Doar walked into the flashpoint of a riot, hands raised above his head “with bottles and bricks crashing around him.” Shouting his name, he told them this was not the way, and the very sight of him stilled the crowd so that he could be heard. ... “My name is John Doar!” he yelled. “D-O-A-R. I'm in the Justice Department in Washington. And anybody around here knows that I stand for what's right!” He walked forward, calling out the names of Dave Dennis and other movement leaders he knew and how many times they had been arrested, saying they too wanted the crowd to disperse. Miraculously, they did. 

Doar would go on to prosecute the federal case against the killers of Goodman, Chaney and Schwerner in 1964, helped draft the Civil Rights Act of 1964, and was tangentially involved in the Selma march in 1965. He was also Chief Counsel for the United States House Committee on the Judiciary during the Watergate scandal. He was awarded the Presidential Medal of Freedom by Pres. Obama in 2012.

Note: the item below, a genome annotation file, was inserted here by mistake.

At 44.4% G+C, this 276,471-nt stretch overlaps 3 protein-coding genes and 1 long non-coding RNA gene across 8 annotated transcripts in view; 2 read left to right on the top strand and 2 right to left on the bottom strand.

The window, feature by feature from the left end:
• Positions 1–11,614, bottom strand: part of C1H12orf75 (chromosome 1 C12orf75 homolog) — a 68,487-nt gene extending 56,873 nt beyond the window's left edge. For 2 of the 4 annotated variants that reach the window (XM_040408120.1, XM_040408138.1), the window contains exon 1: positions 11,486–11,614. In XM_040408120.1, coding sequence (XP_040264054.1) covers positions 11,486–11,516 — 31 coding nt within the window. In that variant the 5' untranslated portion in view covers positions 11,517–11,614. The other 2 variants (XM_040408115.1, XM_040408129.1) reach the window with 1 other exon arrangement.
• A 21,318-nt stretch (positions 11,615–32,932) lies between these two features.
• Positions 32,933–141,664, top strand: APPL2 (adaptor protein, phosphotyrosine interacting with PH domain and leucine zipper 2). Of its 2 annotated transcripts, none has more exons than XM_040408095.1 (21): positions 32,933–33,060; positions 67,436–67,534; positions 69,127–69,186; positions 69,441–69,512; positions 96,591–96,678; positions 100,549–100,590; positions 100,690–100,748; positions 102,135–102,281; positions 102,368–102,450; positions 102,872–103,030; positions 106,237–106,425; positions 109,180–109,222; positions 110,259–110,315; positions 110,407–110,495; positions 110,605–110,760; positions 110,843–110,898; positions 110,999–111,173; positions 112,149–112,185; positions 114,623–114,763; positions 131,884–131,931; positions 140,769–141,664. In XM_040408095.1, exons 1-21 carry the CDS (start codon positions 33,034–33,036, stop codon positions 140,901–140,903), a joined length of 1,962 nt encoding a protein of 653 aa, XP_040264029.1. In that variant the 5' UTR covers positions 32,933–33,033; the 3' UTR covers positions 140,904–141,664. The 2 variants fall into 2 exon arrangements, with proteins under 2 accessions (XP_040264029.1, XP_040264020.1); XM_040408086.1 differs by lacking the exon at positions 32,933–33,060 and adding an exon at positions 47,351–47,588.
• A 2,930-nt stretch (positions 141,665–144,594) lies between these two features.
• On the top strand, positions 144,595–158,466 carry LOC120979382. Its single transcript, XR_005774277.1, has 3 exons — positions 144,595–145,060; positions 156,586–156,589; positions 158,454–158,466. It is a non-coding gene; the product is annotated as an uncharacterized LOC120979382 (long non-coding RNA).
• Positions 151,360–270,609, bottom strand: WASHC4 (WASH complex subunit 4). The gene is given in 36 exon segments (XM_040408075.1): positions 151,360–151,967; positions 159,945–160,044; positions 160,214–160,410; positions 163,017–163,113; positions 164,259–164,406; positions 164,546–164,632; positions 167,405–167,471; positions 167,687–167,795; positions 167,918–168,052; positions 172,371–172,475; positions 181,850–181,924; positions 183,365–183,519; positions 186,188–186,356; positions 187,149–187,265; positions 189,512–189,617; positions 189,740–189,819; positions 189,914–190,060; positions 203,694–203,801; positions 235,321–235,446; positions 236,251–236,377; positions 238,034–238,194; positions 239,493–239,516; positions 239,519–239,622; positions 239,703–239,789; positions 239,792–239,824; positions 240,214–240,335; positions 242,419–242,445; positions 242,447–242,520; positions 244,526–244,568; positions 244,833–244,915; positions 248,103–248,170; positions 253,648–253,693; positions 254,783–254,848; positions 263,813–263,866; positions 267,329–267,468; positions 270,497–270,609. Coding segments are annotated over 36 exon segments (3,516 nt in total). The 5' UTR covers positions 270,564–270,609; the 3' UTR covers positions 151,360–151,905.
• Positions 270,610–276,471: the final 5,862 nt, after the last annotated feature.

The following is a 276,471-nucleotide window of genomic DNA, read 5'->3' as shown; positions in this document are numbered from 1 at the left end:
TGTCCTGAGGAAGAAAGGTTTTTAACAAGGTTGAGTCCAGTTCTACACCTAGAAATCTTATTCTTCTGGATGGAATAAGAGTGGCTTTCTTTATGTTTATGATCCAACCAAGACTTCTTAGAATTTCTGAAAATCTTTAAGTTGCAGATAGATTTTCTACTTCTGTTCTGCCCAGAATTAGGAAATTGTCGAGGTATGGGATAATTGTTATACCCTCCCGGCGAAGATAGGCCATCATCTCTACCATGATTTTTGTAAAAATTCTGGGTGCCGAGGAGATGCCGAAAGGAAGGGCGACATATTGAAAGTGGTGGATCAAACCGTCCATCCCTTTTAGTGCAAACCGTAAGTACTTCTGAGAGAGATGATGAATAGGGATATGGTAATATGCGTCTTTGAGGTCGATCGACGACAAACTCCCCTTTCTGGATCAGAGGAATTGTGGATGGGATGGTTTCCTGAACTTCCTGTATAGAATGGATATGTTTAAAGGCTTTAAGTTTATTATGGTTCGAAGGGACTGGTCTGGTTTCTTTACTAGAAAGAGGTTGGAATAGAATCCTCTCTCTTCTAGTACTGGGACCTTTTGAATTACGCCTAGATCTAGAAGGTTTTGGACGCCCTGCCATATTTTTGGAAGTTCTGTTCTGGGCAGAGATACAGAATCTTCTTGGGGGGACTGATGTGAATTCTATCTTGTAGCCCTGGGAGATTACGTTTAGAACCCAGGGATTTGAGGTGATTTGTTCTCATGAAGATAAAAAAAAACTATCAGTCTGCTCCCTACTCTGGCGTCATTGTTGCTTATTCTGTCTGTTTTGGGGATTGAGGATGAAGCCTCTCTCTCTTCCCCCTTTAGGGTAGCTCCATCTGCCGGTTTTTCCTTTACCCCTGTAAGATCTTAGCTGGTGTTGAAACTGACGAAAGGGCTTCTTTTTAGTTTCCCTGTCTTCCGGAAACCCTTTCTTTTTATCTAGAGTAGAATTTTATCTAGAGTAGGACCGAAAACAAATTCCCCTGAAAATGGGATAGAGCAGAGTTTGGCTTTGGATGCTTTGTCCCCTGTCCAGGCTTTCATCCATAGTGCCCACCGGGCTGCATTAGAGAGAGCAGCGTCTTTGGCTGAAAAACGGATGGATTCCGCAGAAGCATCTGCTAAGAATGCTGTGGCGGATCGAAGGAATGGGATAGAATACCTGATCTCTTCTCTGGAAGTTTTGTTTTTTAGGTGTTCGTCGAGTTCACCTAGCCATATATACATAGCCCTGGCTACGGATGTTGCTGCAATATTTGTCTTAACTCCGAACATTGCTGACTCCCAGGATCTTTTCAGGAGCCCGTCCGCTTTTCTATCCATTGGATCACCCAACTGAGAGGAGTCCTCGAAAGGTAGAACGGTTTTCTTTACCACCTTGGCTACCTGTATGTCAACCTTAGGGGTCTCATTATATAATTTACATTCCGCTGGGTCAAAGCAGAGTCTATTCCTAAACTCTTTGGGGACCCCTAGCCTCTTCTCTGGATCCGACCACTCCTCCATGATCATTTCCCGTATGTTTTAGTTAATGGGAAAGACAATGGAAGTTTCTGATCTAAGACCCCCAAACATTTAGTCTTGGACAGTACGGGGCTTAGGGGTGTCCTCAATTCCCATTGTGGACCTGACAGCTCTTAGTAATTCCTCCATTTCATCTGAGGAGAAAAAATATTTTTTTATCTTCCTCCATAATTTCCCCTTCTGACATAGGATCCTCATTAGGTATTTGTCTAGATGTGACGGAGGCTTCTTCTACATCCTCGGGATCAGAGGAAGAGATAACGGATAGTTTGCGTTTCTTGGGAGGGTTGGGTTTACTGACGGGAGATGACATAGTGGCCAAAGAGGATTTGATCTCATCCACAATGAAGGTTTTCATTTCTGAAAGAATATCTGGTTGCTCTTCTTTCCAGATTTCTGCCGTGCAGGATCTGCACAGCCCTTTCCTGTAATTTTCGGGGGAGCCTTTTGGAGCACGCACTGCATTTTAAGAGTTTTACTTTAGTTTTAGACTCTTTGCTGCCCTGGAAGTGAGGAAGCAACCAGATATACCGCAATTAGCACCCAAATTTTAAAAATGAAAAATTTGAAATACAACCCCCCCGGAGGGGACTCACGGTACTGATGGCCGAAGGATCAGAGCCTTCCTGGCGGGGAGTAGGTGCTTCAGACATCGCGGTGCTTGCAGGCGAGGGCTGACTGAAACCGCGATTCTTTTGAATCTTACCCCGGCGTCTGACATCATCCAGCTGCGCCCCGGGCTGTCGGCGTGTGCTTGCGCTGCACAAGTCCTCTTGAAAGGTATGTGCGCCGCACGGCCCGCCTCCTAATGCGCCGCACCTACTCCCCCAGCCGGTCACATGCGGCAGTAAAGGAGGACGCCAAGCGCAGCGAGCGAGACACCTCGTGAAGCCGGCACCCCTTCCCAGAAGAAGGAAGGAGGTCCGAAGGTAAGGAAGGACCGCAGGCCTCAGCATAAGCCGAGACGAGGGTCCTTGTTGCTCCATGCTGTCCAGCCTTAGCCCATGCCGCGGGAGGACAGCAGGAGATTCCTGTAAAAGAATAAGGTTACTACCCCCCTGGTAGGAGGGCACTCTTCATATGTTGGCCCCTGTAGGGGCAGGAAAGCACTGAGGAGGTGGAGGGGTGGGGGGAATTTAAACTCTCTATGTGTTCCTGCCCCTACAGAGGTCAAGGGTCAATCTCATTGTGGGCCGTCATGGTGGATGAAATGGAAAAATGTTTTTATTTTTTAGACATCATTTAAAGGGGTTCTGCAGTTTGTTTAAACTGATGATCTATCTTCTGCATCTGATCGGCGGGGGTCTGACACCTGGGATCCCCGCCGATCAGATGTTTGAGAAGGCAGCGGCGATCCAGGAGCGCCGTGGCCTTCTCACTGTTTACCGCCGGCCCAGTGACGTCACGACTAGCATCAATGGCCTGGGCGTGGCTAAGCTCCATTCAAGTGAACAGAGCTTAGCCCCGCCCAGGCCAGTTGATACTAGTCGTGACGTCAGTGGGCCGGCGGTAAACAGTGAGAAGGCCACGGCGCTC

Lincoln Republican? My kind of Republican.

John Doar, Jackson, Mississippi

Doar in Jackson, Miss., in the summer of 1963.

Posted at 05:42 PM on Nov 20, 2014 in category U.S. History
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Wednesday November 19, 2014

What's Wrong with the Peanuts Movie Trailer?

It's the laughter.

First, everyone laughs because Snoopy plugs Woodstock into a socket? And he keeps getting lit up? As if electrocuted?

Then everyone laughs because Charlie Brown dumps a bucket of popcorn on his head? In “Peanuts” of old, yes, everything went wrong for good ol' Charlie Brown; but when the other kids laughed at him, we didn't think it was funny; we didn't identify with the other kids; we identified with Charlie Brown.

Plus the titles are too spread apart. “NEVER STOP” comes at 0:19, “DREAMING BIG” at 0:30. By which point we're wondering, “Wait, what about dreaming big again?”

Christmas 2015, apparently. Directed by Steve Martino, who directed “Horton Hears a Who.”

Really, this just makes me sad. They're obviously try to revive the series with the same sounds for Snoopy and Woodstock, and with the Sopwith Camel, but they miss out on the most essential element.

Posted at 07:19 AM on Nov 19, 2014 in category Trailers
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Tuesday November 18, 2014

Weekend Box Office Numbers Recall Goebbels Quote

Kirk Cameron's Saving Christmas

With a poster like this, how could moviegoers resist?